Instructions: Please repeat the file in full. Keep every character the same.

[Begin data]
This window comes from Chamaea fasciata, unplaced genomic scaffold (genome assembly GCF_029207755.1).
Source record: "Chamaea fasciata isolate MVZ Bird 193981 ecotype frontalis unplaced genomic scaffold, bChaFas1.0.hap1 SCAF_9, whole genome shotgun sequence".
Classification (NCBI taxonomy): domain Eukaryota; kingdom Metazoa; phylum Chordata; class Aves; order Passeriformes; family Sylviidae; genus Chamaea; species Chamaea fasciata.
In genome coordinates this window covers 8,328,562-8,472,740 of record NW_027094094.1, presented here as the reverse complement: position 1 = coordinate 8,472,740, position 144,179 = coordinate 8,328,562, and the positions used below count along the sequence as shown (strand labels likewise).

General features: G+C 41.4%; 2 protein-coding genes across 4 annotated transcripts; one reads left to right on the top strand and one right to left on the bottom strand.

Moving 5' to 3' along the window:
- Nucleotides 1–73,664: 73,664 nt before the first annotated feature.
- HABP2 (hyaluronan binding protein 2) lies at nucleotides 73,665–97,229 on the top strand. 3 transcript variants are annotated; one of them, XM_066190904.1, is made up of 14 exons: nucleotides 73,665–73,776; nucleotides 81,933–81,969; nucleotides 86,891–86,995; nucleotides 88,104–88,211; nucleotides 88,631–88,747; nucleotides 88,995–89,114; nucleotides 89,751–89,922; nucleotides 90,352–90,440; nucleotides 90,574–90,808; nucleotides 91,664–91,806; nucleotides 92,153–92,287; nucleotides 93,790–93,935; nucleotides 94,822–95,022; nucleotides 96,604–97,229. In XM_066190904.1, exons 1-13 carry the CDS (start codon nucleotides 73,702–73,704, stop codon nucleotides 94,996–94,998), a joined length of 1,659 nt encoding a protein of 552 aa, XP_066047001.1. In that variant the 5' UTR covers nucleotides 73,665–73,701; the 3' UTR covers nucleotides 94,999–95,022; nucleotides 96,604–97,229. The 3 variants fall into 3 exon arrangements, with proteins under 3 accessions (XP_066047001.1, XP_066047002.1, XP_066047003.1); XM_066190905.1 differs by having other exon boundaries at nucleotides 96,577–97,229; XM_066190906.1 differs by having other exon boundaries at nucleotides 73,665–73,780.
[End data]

This window comes from Chamaea fasciata, unplaced genomic scaffold (genome assembly GCF_029207755.1).
Source record: "Chamaea fasciata isolate MVZ Bird 193981 ecotype frontalis unplaced genomic scaffold, bChaFas1.0.hap1 SCAF_9, whole genome shotgun sequence".
Classification (NCBI taxonomy): domain Eukaryota; kingdom Metazoa; phylum Chordata; class Aves; order Passeriformes; family Sylviidae; genus Chamaea; species Chamaea fasciata.
In genome coordinates this window covers 8,328,562-8,472,740 of record NW_027094094.1, presented here as the reverse complement: position 1 = coordinate 8,472,740, position 144,179 = coordinate 8,328,562, and the positions used below count along the sequence as shown (strand labels likewise).

General features: G+C 41.4%; 2 protein-coding genes across 4 annotated transcripts; one reads left to right on the top strand and one right to left on the bottom strand.

Moving 5' to 3' along the window:
- Nucleotides 1–73,664: 73,664 nt before the first annotated feature.
- HABP2 (hyaluronan binding protein 2) lies at nucleotides 73,665–97,229 on the top strand. 3 transcript variants are annotated; one of them, XM_066190904.1, is made up of 14 exons: nucleotides 73,665–73,776; nucleotides 81,933–81,969; nucleotides 86,891–86,995; nucleotides 88,104–88,211; nucleotides 88,631–88,747; nucleotides 88,995–89,114; nucleotides 89,751–89,922; nucleotides 90,352–90,440; nucleotides 90,574–90,808; nucleotides 91,664–91,806; nucleotides 92,153–92,287; nucleotides 93,790–93,935; nucleotides 94,822–95,022; nucleotides 96,604–97,229. In XM_066190904.1, exons 1-13 carry the CDS (start codon nucleotides 73,702–73,704, stop codon nucleotides 94,996–94,998), a joined length of 1,659 nt encoding a protein of 552 aa, XP_066047001.1. In that variant the 5' UTR covers nucleotides 73,665–73,701; the 3' UTR covers nucleotides 94,999–95,022; nucleotides 96,604–97,229. The 3 variants fall into 3 exon arrangements, with proteins under 3 accessions (XP_066047001.1, XP_066047002.1, XP_066047003.1); XM_066190905.1 differs by having other exon boundaries at nucleotides 96,577–97,229; XM_066190906.1 differs by having other exon boundaries at nucleotides 73,665–73,780.